As I stepped back to admire the new painting from a distance again, another shadowy memory began to awaken. I was thinking about old men. There’s no denying that the precision of Willy’s younger hand is gone from this painting. Dots blur unintentionally as well as intentionally; dribbles and smudges of paint reveal a certain shakiness in the motion of the artist’s hand on parts of the canvas. In the lower left corner of the painting, some of the underpainted black circles have been intentionally obscured, in part or in whole, by white over-dotting, almost as if some ghostly drift of sand were being blown over the edges of the image, submerging the detail. My initial joy at discovering this tiny gem was suddenly alloyed with the realization that this is an old man’s painting. The return to country was undoubtedly a good thing in preference to continued residence in Alice, but might it also be a indicator of the artist’s awareness that his last days were approaching.
The whiteness of the canvas and the sense of a halting but centrifugal motion in the work made me think of a painting by Willy’s brother Yala Yala that has haunted me since I first saw it reproduced in the catalog for the Genesis and Genius show many years ago (p. 52). Entitled Old Man Dreaming, it was made on composition board in 1974 and relates to the story of an old man who has been left behind, too weak to travel any farther with his relatives, in a rudimentary bough shelter. As he lies there, a huge whirlwind blows up and scatters the branches of the wurley. The black and ochre lines show the pattern of the remnants of the shelter in the sky³. As a metaphor for death, the breaking up of the shelter is not hard to read. Once I returned home and looked up the image again, I saw that the two compositions are, of course, quite different. But somewhere, if only in my head, there’s a link between Willy’s painting and Yala Yala’s story from nearly forty years ago. In the whirling whiteness, I see intimations of mortality.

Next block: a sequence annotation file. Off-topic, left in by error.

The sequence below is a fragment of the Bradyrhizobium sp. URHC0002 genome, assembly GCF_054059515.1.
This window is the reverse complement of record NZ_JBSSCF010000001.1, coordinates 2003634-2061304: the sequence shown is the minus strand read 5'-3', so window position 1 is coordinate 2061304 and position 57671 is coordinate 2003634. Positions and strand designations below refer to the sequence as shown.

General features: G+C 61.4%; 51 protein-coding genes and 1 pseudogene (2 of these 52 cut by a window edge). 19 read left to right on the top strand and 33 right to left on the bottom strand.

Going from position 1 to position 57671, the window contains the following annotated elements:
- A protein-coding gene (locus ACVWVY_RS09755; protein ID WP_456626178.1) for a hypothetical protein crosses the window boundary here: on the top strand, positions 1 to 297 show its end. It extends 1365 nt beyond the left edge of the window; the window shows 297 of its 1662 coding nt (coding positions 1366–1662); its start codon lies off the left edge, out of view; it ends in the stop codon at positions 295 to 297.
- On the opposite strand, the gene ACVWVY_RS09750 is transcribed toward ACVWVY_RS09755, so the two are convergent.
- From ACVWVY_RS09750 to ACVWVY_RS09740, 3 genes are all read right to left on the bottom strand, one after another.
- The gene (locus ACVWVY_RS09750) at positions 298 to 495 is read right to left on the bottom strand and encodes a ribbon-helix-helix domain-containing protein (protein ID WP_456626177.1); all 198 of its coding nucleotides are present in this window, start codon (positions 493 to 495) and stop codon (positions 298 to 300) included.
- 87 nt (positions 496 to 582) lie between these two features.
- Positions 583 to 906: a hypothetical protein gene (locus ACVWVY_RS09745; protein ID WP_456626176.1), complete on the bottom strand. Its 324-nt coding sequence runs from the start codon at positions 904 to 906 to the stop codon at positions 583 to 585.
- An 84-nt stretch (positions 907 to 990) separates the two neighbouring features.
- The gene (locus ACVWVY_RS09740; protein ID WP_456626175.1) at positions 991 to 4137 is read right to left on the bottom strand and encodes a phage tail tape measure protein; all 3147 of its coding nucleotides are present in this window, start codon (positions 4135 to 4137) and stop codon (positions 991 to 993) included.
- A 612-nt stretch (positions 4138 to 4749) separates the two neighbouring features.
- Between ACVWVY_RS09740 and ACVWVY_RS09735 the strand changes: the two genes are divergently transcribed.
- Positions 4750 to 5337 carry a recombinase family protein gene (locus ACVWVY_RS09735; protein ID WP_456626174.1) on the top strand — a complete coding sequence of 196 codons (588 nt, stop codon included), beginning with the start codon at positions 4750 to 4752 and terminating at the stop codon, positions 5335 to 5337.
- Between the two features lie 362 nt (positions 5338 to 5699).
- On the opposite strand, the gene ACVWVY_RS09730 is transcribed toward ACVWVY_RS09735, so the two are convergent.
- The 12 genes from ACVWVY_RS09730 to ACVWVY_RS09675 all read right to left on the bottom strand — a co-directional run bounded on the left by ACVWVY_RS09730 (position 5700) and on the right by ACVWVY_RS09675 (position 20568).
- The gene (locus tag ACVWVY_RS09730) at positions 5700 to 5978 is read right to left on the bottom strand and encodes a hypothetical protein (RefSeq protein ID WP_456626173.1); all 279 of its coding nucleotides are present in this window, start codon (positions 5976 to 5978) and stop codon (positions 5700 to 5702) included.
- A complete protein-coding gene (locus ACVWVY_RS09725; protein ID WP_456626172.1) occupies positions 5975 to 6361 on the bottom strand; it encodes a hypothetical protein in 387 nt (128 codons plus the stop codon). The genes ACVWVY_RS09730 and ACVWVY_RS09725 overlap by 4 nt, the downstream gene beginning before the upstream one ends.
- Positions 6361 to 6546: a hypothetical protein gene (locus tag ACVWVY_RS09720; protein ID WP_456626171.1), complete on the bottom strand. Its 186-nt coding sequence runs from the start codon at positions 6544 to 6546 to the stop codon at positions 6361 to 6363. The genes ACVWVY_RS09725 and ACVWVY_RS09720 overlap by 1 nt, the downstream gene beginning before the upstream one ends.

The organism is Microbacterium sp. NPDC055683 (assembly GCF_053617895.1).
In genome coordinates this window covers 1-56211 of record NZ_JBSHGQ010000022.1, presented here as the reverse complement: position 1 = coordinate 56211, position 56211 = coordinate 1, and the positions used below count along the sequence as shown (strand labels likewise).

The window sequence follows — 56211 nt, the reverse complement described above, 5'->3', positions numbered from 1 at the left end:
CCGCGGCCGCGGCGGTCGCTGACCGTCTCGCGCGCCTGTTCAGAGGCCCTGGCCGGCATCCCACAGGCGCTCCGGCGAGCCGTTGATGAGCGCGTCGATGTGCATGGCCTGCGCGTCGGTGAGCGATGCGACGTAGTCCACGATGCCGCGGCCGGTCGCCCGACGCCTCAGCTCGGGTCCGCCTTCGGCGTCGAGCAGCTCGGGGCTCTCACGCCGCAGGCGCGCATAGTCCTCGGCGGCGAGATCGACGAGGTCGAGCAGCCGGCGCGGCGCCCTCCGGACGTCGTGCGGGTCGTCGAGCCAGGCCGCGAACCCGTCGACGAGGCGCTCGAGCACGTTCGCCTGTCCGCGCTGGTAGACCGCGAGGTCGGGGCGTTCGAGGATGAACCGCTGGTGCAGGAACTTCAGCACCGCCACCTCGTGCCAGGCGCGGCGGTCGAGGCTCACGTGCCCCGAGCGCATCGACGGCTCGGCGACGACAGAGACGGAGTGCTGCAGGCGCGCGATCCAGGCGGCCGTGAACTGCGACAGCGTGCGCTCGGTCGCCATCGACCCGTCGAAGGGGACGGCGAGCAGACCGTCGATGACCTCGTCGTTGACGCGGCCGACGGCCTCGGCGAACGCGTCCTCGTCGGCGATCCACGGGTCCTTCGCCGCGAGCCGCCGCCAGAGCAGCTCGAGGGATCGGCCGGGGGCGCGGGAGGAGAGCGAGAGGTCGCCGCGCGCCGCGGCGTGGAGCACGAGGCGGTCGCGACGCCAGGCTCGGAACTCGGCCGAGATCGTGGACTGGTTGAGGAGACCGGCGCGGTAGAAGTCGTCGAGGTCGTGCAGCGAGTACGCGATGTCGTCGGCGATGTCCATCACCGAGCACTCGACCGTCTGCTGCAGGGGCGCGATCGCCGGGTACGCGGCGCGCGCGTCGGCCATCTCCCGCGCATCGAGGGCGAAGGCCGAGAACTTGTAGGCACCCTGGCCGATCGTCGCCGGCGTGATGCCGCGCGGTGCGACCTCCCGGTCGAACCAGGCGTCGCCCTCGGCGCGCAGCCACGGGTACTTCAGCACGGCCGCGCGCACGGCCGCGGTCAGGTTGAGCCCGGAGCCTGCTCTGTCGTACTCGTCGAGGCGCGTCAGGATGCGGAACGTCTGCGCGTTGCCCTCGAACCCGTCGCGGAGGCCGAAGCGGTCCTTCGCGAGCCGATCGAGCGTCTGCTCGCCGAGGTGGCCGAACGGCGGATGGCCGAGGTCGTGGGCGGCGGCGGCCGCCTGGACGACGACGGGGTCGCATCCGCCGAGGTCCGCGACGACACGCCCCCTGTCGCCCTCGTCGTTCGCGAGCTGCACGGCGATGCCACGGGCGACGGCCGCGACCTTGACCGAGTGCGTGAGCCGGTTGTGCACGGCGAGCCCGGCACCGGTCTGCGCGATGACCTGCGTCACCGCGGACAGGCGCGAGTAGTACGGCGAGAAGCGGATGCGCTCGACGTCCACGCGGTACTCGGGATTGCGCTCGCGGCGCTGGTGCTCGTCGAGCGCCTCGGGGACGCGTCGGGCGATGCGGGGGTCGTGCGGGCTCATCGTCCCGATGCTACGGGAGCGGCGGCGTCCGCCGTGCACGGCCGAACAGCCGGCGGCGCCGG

I thought again of Willy painting out at Kintore with his brother’s son Morris Gibson nearby, and with Hilary Tjapaltjarri, the son of the man who grew Willy up, Charlie Tjungurrayi. Just to make all these connections that much spookier, at the Papunya Tula booth in the Darwin Aboriginal Art Fair a week later, I saw a gorgeous new painting by Hilary in which he had reverted to a composition featuring straight lines, rather than his more customary arcs, connecting the circles, all against a background of white dots. The spirit of Yala Yala, Papunya Tula’s premier painter in white, seems to be hovering around all of these works.
A few weeks ago, when I first began contemplating the fortieth anniversary of the founding of Papunya Tula Artists and the celebration of that event in the Tjukurrtjanu exhibition, I found myself thinking most of all about the continuity in the midst of change that has characterized the company during its existence. Quite independently, I had been considering, for several months now, writing about this lovely little work of Willy’s that has moved me so deeply since I first saw it. I hadn’t quite realized that my affection for his paintings has been one of the threads that has anchored my own continuing involvement with Papunya Tula over the decades. Nor had I given thought to the many artistic and biographical links between the early days of the Pintupi’s encounters with white Australia and this little white painting that now hangs, instead of a postcard, in my office. But when I put all these strands together, I once again realized what extraordinary tales there are to tell about these artists of the Western Desert.
¹ Biographical details have been compiled from personal communications with Papunya Tula staff, Papunya Tula documentation, Yiribana: an introduction to the Aboriginal and Torres Strait Islander Collection, the Art Gallery of New South Wales by Margo Neale (AGNSW, 1994), Vivien Johnson’s Lives of the Papunya Tula Artists (IAD Press, 2008), and Johnson’s Aboriginal Artists of the Western Desert: a biographical dictionary (Craftsman House, 1994).